Memory. Every Super User knows that they need it, and if you’re like me, you can never get enough. I know I somehow find ways to use up all 16 Gb of my memory on my desktop. In fact, back in Nov 2010 Tom’s Hardware suggested that the minimum system RAM should be around 8Gb!
But what’s really frustrating is buying memory. There are so many factors to consider that it can get overwhelming. This is the same issue that Super User nathpilland had:
This is the one area of computer building that still has me in the dark, and I think a lot of people are with me… There are many different types of RAM, with each company having high and low end sticks. What is the difference between the high and low end? Also, what do the numbers in the latency mean? What is the speed rating (I know 1600 MHz is about normal) and how much is too much? What’s the difference between dual channel and single channel? Can you overclock/overvolt? Is there even a point to do so if this was possible? As you can see, I’m thoroughly confused here. I tried doing some research, but I can’t find this information anywhere on the internet. I’m not actually buying RAM, I’m just trying to get a better picture as to how all this works so I can be more educated on the hardware in computers.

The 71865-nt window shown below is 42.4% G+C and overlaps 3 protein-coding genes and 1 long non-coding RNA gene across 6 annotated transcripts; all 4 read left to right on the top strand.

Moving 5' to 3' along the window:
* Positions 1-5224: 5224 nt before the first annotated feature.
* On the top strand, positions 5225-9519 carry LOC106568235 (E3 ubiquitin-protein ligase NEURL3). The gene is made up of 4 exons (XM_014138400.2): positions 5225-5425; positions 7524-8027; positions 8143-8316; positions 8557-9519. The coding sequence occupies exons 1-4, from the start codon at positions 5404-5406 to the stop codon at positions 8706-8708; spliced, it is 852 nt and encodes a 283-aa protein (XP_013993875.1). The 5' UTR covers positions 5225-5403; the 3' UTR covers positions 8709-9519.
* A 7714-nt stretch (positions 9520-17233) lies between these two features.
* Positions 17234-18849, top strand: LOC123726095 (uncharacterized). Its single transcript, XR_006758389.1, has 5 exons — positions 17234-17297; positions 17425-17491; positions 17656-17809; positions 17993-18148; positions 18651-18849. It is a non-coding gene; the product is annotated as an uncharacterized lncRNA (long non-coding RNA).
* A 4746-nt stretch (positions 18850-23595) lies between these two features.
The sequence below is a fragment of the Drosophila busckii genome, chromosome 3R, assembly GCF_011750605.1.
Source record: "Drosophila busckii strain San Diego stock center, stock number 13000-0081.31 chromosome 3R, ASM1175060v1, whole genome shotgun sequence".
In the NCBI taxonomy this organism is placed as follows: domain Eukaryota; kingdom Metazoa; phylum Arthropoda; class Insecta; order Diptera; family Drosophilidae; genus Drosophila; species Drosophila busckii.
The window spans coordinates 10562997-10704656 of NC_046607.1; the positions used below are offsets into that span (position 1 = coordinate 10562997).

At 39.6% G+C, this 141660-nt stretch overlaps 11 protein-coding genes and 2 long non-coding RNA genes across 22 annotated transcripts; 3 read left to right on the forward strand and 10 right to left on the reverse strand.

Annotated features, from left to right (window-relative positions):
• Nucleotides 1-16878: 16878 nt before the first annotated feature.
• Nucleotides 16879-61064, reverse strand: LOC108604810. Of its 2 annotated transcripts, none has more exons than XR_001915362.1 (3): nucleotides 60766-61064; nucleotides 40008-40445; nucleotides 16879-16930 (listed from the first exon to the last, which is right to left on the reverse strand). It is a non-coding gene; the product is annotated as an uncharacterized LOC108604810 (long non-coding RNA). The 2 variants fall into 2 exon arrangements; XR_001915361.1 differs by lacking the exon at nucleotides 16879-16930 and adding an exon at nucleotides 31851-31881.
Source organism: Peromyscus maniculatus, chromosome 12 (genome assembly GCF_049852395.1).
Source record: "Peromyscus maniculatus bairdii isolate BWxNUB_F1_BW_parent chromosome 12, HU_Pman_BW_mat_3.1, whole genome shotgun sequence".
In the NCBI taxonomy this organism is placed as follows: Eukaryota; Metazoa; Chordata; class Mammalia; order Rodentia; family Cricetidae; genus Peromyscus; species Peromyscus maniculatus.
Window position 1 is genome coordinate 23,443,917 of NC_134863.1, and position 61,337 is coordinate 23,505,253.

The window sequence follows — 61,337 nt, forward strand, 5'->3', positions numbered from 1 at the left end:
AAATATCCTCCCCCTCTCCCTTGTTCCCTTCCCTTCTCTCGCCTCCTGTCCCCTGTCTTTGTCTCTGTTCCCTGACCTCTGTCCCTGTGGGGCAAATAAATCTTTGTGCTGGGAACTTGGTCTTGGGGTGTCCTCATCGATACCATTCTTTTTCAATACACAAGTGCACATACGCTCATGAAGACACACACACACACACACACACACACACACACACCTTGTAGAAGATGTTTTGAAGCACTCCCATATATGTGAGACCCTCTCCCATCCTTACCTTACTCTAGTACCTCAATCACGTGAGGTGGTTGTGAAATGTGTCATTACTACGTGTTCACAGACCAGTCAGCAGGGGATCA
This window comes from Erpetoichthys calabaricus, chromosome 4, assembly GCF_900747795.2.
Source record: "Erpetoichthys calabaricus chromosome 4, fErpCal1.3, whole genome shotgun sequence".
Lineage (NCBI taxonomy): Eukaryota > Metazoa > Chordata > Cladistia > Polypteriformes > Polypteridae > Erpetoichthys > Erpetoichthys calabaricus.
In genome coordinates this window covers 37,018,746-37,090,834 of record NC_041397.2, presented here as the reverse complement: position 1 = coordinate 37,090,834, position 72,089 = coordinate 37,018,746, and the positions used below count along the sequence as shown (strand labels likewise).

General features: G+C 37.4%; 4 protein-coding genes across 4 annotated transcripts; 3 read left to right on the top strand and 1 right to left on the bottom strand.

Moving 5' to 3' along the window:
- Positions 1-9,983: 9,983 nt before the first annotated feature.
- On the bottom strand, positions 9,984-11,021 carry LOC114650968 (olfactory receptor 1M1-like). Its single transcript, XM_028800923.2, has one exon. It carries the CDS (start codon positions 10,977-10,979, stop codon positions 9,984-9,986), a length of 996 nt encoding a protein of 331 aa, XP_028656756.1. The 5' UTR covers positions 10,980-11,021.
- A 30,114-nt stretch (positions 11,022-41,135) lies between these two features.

So here we go. This blog post is a stab at defining the basics you need to know about RAM.
A quick look over at NewEgg there were a few major categories that advertising threw at me:
- Type (DDR, DDR2, DDR3)
- Speed (typically in terms of 1066, 1333, 1600, etc)
- CAS Latency
Most of us don’t give our keyboards (or mice, I suppose) a second thought. Most of my keyboards tended to be budget logitechs, which while decent lack a certain something.
I preferred the ThinkPad keyboards on my laptops, but when I need to, and tend to write at a single sitting, essays that are a few thousand words long, I needed something better.
If you want a shorter version of this whole blog post,I’d advice that you look at the layout(ergonomic vs standard, and number of keys), the switch type ( membrane/scissor vs mechanical (switch or buckling spring) and Key style (full sized concave, low profile or flat).